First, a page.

Key Myths and Mythic Development of The Silmarillion
--Beginnings and First Age

Mythic Development

We should not forget that The Silmarillion, edited and reconstructed by Christopher Tolkien is not the same thing as the multiple portions and versions, mostly incomplete, of J.R.R. Tolkien's mythology that his son has collected and analyzed in The History of Middle Earth. The history of the Silmarillion is an especially complicated one, so to try and divide it into several periods is inevitably reductionistic, yet I personally find it helpful to keep a broad picture in mind. The development of the Silmarillion as a larger mythology can be broken down into the following overall periods:

I.                   Pre-Book of Lost Tales: Early poems and paintings that show the very beginnings of Tolkien's mythology, such as The Shores of FaŽry and "The Voyage of Éarendel the Evening Star."

II.                  Book of Lost Tales (ca. 1916-1920): The first versions of The Silmarillion myths, different enough that they can be considered a separate work entirely.

III.                The Lays of Beleriand (ca. 1920-1931): Two early long poems, both incomplete. The Lay of Leithian is a development of the Beren-Lúthien myth. The Lay of the Children of Húrin is a version of the Hú́rin  and Túrin stories.

IV.               Earlier Silmarillion (ca. 1926-1937): The Silmarillion as a system during this period, prior to the writing of The Lord of the Rings, takes shape through numerous revisions and reworkings of the various portions of the mythology.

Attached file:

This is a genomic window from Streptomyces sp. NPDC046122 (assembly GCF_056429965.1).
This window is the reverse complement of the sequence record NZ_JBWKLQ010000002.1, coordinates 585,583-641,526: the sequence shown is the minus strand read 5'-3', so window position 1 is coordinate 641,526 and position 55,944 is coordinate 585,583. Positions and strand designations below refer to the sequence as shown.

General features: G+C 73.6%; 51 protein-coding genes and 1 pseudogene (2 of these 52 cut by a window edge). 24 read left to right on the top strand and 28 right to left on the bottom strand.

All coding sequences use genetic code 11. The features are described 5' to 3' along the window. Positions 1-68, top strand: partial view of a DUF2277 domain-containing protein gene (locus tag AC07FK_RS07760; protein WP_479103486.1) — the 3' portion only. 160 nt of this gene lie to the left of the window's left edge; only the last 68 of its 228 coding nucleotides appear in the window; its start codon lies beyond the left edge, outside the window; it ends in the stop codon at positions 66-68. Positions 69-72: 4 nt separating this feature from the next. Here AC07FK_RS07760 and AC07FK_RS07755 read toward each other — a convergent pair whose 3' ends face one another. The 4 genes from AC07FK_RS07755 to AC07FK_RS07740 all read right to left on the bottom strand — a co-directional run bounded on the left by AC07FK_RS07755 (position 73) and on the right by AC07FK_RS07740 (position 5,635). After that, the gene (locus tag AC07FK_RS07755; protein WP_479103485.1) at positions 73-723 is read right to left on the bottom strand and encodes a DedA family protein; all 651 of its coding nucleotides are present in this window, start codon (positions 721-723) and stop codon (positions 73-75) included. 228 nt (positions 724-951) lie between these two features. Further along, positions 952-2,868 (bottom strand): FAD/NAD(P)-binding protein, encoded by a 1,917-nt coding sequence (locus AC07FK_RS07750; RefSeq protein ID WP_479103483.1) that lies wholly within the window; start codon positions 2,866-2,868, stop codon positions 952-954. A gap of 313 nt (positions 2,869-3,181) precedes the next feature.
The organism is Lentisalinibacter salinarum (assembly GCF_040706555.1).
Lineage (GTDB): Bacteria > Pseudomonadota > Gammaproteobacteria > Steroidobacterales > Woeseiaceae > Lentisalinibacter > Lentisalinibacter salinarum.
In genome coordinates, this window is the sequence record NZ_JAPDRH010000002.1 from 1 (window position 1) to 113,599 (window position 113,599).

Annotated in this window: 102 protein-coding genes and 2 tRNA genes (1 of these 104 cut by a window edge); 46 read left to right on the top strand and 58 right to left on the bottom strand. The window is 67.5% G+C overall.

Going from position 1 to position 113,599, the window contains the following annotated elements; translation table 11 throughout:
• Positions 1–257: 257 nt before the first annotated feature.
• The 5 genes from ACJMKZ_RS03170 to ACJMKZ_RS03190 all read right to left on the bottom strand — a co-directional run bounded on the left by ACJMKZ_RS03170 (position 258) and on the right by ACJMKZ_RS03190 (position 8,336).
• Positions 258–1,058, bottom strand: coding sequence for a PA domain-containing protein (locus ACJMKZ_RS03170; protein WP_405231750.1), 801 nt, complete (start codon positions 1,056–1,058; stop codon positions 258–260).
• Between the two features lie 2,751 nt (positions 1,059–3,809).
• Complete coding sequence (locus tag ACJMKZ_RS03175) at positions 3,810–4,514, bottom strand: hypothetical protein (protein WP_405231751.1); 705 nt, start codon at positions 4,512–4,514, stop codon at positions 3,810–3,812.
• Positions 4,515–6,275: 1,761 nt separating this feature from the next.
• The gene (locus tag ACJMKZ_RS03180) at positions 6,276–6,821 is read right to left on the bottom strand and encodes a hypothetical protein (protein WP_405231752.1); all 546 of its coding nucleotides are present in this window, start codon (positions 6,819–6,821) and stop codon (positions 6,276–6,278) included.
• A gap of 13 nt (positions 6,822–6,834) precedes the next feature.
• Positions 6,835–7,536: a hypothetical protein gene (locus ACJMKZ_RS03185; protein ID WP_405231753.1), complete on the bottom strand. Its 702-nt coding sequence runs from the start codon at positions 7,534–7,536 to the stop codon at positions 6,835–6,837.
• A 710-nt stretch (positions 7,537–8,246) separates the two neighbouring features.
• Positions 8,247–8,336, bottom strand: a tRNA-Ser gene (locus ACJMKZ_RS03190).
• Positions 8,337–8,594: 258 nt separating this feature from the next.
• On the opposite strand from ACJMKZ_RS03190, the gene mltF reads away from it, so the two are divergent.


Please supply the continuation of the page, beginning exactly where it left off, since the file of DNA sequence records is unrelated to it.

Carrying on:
V.                Later Silmarillion (ca. 1948-1960): After the completion of The Lord of the Rings, Tolkien returns to the mythology with more revisions and additions. The text of The Silmarillion edited by C. Tolkien mostly draws from this material with the exception of chapters 22-24, which had to be created based on suppositions mostly from Tolkien's earlier plans and versions.

VI.               Late Essays, Tales, and Appendices (ca. 1950-1970's): Additional material Tolkien wrote to fill out or explain various elements in The Silmarillion mythology.

Again, I should stress that the real picture is more complicated than this, and the serious student of Middle-earth will wish to go to the sources in The History of Middle-Earth.

Main Myths

Critics of Tolkien, especially those who work in medieval literature, often describe the experience of encountering The History of Middle-Earth as a lot like reading the large and varied legendarium of a mythic cycle, such as the Arthurian legends. There are numerous versions, often incomplete or contradictory, but deeply interesting and fascinatingly suggestive.  The edited Silmarillion is more like a compendium of these. There are key myths that continue through the history of the Silmarillion, and it is helpful to see how these form the core of the edited volume. Think of them as a series of nexus points around which clusters of story collect. The main points of convergence are:

  • The Creation Myth (principally in AinulindalŽ and Valaquenta) with, as the Music of the Ainur unfolds, the Coming of the Elves and Men as extensions of this.
  • The Summons to Valinor and the Darkening of Valinor
  • FŽanor and the Silmarils, including the Oath and Three Kinslayings
  • The War with Morgoth, especially the five main battles of Bereliand
  • Beren-Lúthien
  • The Children of Húrin
  • The Kingdoms of Doriath, Nargothrond, and Gondolin
  • The Voyage of Ešrendil

There is, obviously, within this much overlap. For example, the fall of Doriath results from Beren and Lúthien recovering a Silmaril and bringing about the consequences of the Oath, the curse on Túrin brings an end to Nargothrond, etc.

           A Few Key Themes

  • Creation and Fall
  • Light and Darkness
  • Fate, Providence , and Free Will
  • Pride, Glory, Heroism, and Honor
  • The Nature of Love and Desire
  • Death and Deliverance
  • A Longing for the Unrecovered Past
  • The Nature of Tragedy
  • Subcreation
  • Autonomy and Kinship

"All manner of thing shall be well/ When the tongues of flame are in-folded/ Into the crowned knot of fire/ And the fire and the rose are one." -- T.S. Eliot, Little Gidding